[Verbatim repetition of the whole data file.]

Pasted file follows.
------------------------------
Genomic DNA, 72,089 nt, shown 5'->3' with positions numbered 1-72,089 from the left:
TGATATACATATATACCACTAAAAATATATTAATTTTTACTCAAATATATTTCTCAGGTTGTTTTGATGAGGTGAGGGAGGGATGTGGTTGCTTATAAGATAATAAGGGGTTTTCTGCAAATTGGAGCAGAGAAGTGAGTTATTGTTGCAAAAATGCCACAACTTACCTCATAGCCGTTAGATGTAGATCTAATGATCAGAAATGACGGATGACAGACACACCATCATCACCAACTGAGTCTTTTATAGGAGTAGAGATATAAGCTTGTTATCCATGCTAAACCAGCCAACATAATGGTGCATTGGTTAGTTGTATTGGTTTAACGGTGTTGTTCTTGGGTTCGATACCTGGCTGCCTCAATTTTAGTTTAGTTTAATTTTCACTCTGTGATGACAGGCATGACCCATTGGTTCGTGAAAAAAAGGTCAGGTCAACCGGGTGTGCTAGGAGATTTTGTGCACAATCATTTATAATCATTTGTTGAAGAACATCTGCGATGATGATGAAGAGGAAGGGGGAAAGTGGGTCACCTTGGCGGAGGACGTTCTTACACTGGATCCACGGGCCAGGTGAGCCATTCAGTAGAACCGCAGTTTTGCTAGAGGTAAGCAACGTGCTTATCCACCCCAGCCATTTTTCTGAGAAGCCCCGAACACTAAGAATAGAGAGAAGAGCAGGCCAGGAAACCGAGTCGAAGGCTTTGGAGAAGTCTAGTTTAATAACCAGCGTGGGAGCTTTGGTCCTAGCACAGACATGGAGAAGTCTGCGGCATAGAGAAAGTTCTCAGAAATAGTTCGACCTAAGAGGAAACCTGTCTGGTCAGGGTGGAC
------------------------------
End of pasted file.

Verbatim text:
Genomic DNA, 72,089 nt, shown 5'->3' with positions numbered 1-72,089 from the left:
TGATATACATATATACCACTAAAAATATATTAATTTTTACTCAAATATATTTCTCAGGTTGTTTTGATGAGGTGAGGGAGGGATGTGGTTGCTTATAAGATAATAAGGGGTTTTCTGCAAATTGGAGCAGAGAAGTGAGTTATTGTTGCAAAAATGCCACAACTTACCTCATAGCCGTTAGATGTAGATCTAATGATCAGAAATGACGGATGACAGACACACCATCATCACCAACTGAGTCTTTTATAGGAGTAGAGATATAAGCTTGTTATCCATGCTAAACCAGCCAACATAATGGTGCATTGGTTAGTTGTATTGGTTTAACGGTGTTGTTCTTGGGTTCGATACCTGGCTGCCTCAATTTTAGTTTAGTTTAATTTTCACTCTGTGATGACAGGCATGACCCATTGGTTCGTGAAAAAAAGGTCAGGTCAACCGGGTGTGCTAGGAGATTTTGTGCACAATCATTTATAATCATTTGTTGAAGAACATCTGCGATGATGATGAAGAGGAAGGGGGAAAGTGGGTCACCTTGGCGGAGGACGTTCTTACACTGGATCCACGGGCCAGGTGAGCCATTCAGTAGAACCGCAGTTTTGCTAGAGGTAAGCAACGTGCTTATCCACCCCAGCCATTTTTCTGAGAAGCCCCGAACACTAAGAATAGAGAGAAGAGCAGGCCAGGAAACCGAGTCGAAGGCTTTGGAGAAGTCTAGTTTAATAACCAGCGTGGGAGCTTTGGTCCTAGCACAGACATGGAGAAGTCTGCGGCATAGAGAAAGTTCTCAGAAATAGTTCGACCTAAGAGGAAACCTGTCTGGTCAGGGTGGAC